Ringing in the New Year at the 2019 Winter Classic
In celebration of the 50th anniversary of the Special Olympics Movement and for the first time ever, the Boston Bruins and Chicago Blackhawks have invited Special Olympics floor hockey teams to participate in the annual NHL Winter Classic at Notre Dame Stadium in South Bend, Indiana. Athletes from Massachusetts and Illinois will partner with Bruins and Blackhawks alumni to compete in a Unified Floor Hockey exhibition at the Joyce Center on the Campus of the University of Notre Dame.
Special Olympics Massachusetts will be represented by eight athletes from the Belmont/Watertown S.P.O.R.T program. Special Olympics Illinois will be represented by athletes from Welles Park and Piotrowski Park.
Special Olympics Massachusetts athletes competing at Winter Classic:
Noel Heath has been a Special Olympics athlete for five years. He plays or has played softball, soccer and basketball and floor hockey. He has played floor hockey for 4 years. Noel loves hockey and is a huge fan of the Bruins and the Boston College Eagles. He was recently recognized at a Bruins game as part of the Bruins Foundation’s partnership with Special Olympics Massachusetts.
William “Ashley” Connelly has been involved with Special Olympic Massachusetts for about 30 years. During that time he has been involved in swimming, bowling, basketball, golf, floor hockey, softball, soccer, tennis, flag football, track and field, but had to stop playing tennis, flag football and track & field because he was so busy. Ashley has been playing floor hockey somewhere for close 20 years. He swam in the 1999 World Games in North Carolina and at USA Games in 2014 in New Jersey. In 2014 he was inducted into the Special Olympics Massachusetts Hall of Fame.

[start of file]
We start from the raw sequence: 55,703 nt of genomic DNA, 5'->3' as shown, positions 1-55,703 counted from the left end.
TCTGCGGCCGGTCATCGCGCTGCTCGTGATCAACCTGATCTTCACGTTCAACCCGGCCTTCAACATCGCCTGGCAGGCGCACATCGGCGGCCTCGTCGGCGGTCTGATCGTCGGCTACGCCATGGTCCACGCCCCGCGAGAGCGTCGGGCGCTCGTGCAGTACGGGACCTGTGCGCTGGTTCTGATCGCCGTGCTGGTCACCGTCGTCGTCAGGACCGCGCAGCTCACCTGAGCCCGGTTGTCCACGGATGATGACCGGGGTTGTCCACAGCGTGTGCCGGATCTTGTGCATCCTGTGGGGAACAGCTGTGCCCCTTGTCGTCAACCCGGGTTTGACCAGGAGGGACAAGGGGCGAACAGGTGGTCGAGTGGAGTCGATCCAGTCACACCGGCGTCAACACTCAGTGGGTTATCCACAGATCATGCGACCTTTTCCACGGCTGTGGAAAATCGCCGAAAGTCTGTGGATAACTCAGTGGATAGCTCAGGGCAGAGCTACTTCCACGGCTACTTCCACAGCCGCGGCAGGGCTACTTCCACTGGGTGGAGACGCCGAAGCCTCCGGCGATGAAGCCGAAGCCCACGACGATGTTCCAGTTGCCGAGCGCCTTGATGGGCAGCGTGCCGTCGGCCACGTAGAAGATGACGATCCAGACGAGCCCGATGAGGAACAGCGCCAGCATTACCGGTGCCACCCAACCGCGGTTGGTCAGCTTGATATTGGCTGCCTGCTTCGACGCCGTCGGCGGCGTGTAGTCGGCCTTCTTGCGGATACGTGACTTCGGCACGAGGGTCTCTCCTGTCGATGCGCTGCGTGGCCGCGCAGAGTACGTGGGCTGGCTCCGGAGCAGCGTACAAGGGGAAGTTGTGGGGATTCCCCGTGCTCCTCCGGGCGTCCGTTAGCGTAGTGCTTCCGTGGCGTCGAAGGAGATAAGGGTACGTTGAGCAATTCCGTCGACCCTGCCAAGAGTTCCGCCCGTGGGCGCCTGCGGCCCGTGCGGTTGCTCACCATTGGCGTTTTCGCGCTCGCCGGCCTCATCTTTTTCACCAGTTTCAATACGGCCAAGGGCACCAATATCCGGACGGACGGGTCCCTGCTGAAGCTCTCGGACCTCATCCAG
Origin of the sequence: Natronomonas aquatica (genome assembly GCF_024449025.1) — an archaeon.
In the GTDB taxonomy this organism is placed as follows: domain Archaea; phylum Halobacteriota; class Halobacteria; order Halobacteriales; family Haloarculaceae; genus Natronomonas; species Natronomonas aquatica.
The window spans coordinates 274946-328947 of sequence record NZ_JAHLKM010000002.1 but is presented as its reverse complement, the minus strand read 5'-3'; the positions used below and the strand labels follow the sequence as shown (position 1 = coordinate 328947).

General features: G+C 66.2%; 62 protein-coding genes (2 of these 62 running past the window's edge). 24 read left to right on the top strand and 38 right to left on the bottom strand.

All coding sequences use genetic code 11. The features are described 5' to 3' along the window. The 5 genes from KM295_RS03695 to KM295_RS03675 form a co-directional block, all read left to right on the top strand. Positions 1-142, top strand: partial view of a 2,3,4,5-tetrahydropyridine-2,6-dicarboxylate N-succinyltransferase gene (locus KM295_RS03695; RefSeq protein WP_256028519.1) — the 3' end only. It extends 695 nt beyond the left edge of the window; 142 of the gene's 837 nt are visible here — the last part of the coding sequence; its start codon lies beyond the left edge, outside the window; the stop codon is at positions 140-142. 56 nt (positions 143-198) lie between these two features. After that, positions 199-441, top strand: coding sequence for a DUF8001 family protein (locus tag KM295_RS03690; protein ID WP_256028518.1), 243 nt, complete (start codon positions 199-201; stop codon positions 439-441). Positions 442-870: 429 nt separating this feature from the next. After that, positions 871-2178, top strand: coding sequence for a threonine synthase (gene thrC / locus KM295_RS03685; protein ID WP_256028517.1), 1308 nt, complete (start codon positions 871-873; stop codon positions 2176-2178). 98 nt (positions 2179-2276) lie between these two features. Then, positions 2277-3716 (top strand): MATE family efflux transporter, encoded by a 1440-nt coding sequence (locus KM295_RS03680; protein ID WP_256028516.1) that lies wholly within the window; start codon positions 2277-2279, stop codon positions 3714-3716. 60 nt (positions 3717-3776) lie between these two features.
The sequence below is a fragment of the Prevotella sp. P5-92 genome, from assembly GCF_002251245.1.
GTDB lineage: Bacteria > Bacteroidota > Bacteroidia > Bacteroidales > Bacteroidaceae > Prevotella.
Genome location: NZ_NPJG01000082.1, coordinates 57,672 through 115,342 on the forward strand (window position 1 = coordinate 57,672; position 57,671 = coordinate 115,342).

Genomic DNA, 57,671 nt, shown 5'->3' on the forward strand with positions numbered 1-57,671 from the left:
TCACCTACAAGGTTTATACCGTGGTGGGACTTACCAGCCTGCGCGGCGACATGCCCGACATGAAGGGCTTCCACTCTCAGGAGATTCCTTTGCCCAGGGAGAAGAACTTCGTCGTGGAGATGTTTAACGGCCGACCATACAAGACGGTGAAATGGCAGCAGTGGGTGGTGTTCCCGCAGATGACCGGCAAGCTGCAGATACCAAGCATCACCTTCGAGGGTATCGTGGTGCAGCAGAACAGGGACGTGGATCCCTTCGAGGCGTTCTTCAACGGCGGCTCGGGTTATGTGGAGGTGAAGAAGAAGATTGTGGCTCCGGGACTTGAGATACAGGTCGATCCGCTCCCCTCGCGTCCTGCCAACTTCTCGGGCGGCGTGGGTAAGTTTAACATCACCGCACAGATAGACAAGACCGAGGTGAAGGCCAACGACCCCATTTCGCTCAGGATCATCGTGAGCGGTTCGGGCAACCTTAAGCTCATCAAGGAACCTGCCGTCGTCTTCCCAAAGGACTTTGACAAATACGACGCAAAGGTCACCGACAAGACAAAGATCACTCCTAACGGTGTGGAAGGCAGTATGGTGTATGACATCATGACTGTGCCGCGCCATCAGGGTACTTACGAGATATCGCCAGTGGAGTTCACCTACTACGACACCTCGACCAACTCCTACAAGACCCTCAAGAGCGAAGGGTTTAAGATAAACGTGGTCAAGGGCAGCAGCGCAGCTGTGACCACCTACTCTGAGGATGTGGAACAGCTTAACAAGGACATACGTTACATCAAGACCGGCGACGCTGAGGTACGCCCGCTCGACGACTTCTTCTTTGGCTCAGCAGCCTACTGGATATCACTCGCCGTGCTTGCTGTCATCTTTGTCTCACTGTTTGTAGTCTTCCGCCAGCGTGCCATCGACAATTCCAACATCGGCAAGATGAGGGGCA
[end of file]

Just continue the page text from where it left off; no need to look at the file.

Justin Oates turned 50 this year as did Special Olympics Massachusetts. Justin has been involved with Special Olympics for more than 40 years. He has participated in two World Games, aquatics in Minnesota and floor hockey in Austria. He has been playing floor hockey for 30 years. He went to an invitational in San Diego twice for floor hockey. When speaking with his mom she said that Special Olympics has given Justin the best thing: LONG time friendships and support from other athletes as well as coaches/unified partners.
Danny Miller he has been involved with Special Olympics Massachusetts for 40 years. He has participated in swimming, floor hockey, tennis, bowling, softball, soccer, track and field and flag football. He has been playing floor hockey for 30 years and has traveled to San Diego twice to compete in floor hockey. Danny had a fear of water until he got involved with Special Olympics. He then took to water like a duck and even swam at World Games in New Haven, Connecticut in 1995.
Paul Farrell has been playing floor hockey for 5 years. Paul has season tickets to the Boston College Eagles and only recently gave up his season tickets to the Bruins. His family recently said they tried to tally up the number of hockey games he has been to they lost track somewhere around 700! Paul has always been social and friendly, but Special Olympics has given him a greater sense of self-confidence and self-worth that only comes from being part of a team. He loves his teammates and looks forward to the start of the season every year.